Winnipeg Free Press - ONLINE EDITION

Writers disappointed in provincial cuts to literary prizes

  • Print

The organizers of the Manitoba Book Awards have been left with a shortfall of almost $9,000 a year after the province cut support to three prominent literary prizes.

The $3,500 cash prizes that accompany the annual Margaret Laurence Award for Fiction and the Alexander Kennedy Isbister Award for Non-Fiction and the biennial Rue-Deschambault French literary prize have been axed.

The Manitoba Writers’ Guild, which co-sponsors the book awards ceremony each April with the Association of Manitoba Book Publishers, issued an open letter of protest to the premier this afternoon.

A spokeswoman for Culture Minister Flor Marcelino on Thursday defended the province’s decision.
"We’re taking a balanced approach — finding ways to reduce spending responsibly while ensuring that funding is there for front-line services," a spokeswoman for culture minister Flor Marcelino said on Thursday.
"The province continues to provide more than $30 million annually to Manitoba’s arts, cultural and heritage organizations."

Book awards organizers are hoping to replace the cash with another sponsor or perhaps give out the prizes without a cash stipend, Michelle Peters, executive director of the AMBP, said today.

"Of course, we’re pretty disappointed," she said.

Winnipeg historian Allan Levine decried the decision.

"How utterly pathetic that the government sees $8,700 as a real saving," said Levine, who won the Isbister prize in 2011 for his nationally acclaimed biography of William Lyon Mackenzie King.

"I see government financial support of these awards as an acknowledgment that arts in the province are worth celebrating. In Ontario, for example, the government has stood behind the Trillium book awards."

The Laurence, Isbister and Deschambault book prizes were introduced in 2000 by former culture minister Diane McGifford.

In recent years, about $30,000 in prizes have been awarded annually to writers at the Manitoba Book Awards. These include the $5,000 Book of the Year Award from McNally Robinson Booksellers and the $5,000 Carol Shields Winnipeg Book Award from the city.

Last year’s Laurence award went to David Bergen for his novel The Age of Hope. The Isbister award went to Winnipeg Art Gallery curator Darlene Wight for her Inuit art book Creation and Transformation.

morley.walker@freepress.mb.ca

History

Updated on Thursday, August 1, 2013 at 4:28 PM CDT: Added government comment

Fact Check

Fact Check

Have you found an error, or know of something we’ve missed in one of our stories?
Please use the form below and let us know.

* Required
  • Please post the headline of the story or the title of the video with the error.

  • Please post exactly what was wrong with the story.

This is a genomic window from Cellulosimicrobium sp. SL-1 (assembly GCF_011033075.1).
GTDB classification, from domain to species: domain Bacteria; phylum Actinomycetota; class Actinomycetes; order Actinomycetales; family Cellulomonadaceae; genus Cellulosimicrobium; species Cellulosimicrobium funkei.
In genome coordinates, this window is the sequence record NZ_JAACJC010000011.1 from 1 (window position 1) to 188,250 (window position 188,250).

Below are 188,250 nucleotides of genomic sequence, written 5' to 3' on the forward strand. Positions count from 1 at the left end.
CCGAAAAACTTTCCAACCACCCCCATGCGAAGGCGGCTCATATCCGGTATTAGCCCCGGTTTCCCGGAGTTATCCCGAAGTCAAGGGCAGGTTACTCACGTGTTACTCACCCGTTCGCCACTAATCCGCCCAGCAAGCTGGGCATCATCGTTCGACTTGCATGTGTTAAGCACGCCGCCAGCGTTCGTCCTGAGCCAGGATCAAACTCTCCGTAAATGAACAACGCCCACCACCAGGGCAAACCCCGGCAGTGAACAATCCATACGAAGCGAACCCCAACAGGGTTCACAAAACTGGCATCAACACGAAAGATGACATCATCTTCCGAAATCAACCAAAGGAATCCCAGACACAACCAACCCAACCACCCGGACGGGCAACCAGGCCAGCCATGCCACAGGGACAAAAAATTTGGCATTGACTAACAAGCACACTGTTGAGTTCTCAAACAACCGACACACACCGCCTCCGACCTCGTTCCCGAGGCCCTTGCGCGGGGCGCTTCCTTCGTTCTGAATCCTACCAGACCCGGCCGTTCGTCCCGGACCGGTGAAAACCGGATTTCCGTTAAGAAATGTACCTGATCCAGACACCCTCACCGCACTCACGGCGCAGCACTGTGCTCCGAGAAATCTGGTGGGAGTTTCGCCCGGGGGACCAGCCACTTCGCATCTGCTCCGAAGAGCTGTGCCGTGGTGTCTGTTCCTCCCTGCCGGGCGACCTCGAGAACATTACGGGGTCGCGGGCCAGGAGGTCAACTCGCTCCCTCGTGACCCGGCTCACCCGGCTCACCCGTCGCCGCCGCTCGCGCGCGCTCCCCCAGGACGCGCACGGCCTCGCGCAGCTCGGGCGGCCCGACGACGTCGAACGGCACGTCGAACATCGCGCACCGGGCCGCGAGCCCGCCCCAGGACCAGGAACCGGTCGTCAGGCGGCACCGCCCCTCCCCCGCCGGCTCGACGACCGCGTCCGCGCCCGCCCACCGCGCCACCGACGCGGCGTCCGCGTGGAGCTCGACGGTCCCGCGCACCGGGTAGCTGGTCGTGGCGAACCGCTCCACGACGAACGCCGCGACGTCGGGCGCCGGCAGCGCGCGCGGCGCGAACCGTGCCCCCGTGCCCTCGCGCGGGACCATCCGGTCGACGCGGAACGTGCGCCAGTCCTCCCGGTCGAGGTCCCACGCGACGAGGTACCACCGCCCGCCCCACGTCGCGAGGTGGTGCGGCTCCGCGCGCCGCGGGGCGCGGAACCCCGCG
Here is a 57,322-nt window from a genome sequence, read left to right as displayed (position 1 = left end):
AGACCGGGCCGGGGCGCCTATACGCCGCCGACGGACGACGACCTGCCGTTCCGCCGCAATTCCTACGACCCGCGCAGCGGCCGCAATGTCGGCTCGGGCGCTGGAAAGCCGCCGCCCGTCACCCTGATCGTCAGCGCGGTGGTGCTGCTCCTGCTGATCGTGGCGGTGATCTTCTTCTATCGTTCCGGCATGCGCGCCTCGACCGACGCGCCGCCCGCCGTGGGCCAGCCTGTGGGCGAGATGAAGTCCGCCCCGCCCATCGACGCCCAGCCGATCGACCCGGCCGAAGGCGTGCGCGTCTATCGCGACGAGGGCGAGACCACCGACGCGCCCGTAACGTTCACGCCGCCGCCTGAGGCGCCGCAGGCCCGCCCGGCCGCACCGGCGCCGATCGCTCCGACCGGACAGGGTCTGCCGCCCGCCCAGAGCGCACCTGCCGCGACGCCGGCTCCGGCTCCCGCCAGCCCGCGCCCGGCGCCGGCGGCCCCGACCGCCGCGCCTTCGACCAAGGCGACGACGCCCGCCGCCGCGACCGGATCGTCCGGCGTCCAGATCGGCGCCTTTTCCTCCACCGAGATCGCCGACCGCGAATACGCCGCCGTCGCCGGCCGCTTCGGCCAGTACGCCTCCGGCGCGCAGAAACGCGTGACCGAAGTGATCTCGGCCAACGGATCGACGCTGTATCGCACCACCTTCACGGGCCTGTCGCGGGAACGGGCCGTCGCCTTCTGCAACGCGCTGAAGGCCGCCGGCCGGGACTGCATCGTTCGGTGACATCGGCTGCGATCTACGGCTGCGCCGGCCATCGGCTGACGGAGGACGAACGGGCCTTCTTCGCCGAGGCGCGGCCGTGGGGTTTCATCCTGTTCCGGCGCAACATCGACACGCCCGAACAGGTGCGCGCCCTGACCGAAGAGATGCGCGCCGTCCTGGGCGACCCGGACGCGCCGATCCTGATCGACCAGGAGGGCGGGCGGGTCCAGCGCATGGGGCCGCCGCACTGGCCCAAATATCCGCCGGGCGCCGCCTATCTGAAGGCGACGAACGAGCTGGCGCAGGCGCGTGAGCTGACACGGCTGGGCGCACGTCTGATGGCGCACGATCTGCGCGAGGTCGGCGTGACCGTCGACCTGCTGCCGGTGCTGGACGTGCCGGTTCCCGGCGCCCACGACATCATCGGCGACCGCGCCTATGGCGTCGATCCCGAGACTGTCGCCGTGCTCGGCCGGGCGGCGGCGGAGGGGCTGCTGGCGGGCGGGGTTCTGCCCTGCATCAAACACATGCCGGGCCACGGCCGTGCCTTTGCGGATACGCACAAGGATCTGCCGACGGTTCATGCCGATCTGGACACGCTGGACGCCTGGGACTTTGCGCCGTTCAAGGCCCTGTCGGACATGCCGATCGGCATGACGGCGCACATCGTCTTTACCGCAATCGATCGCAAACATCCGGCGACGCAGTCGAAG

• Please indicate your source for the correct information.

  • Yes

    No

  • This will only be used to contact you if we have a question about your submission, it will not be used to identify you or be published.

  • Cancel

Having problems with the form?

Contact Us Directly
  • Print

You can comment on most stories on winnipegfreepress.com. You can also agree or disagree with other comments. All you need to do is be a Winnipeg Free Press print or e-edition subscriber to join the conversation and give your feedback.

You can comment on most stories on winnipegfreepress.com. You can also agree or disagree with other comments. All you need to do is be a Winnipeg Free Press print or e-edition subscriber to join the conversation and give your feedback.

Have Your Say

New to commenting? Check out our Frequently Asked Questions.

Have Your Say

Comments are open to Winnipeg Free Press print or e-edition subscribers only. why?

Have Your Say

Comments are open to Winnipeg Free Press Subscribers only. why?

The Winnipeg Free Press does not necessarily endorse any of the views posted. By submitting your comment, you agree to our Terms and Conditions. These terms were revised effective April 16, 2010.

letters

Make text: Larger | Smaller

LATEST VIDEO

Étienne Gaboury: Manitoba "shining light" of architecture

View more like this

Photo Store Gallery

  • An American White Pelican takes flight from the banks of the Red River in Lockport, MB. A group of pelicans is referred to as a ‘pod’ and the American White Pelican is the only pelican species to have a horn on its bill. May 16, 2012. SARAH O. SWENSON / WINNIPEG FREE PRESS
  • JOE.BRYKSA@FREEPRESS.MB.CA Local-(Standup photo)- Humming Around- A female ruby -throated hummingbird fly's through the bee bomb  flowers Friday at the Assiniboine Park English Garden- Nectar from flowers are their main source of food. Hummingbirds wings can beat as fast as 75x times second. Better get a glimpse of them soon the birds fly far south for the winter - from Mexico to South America- JOE BRYKSA/WINNIPEG FREE PRESS- Sept 10, 2009

View More Gallery Photos

Poll

Do you think Judy Wasylycia-Leis will greatly benefit from the endorsement by Winnipeg's firefighters?

View Results

View Related Story

Ads by Google